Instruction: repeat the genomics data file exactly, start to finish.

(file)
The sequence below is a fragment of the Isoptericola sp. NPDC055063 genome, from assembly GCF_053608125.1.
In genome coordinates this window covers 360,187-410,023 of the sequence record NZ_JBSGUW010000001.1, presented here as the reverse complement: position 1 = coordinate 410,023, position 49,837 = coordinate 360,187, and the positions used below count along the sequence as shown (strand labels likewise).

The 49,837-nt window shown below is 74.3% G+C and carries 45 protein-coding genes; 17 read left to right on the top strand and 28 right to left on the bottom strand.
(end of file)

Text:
The sequence below is a fragment of the Isoptericola sp. NPDC055063 genome, from assembly GCF_053608125.1.
In genome coordinates this window covers 360,187-410,023 of the sequence record NZ_JBSGUW010000001.1, presented here as the reverse complement: position 1 = coordinate 410,023, position 49,837 = coordinate 360,187, and the positions used below count along the sequence as shown (strand labels likewise).

The 49,837-nt window shown below is 74.3% G+C and carries 45 protein-coding genes; 17 read left to right on the top strand and 28 right to left on the bottom strand.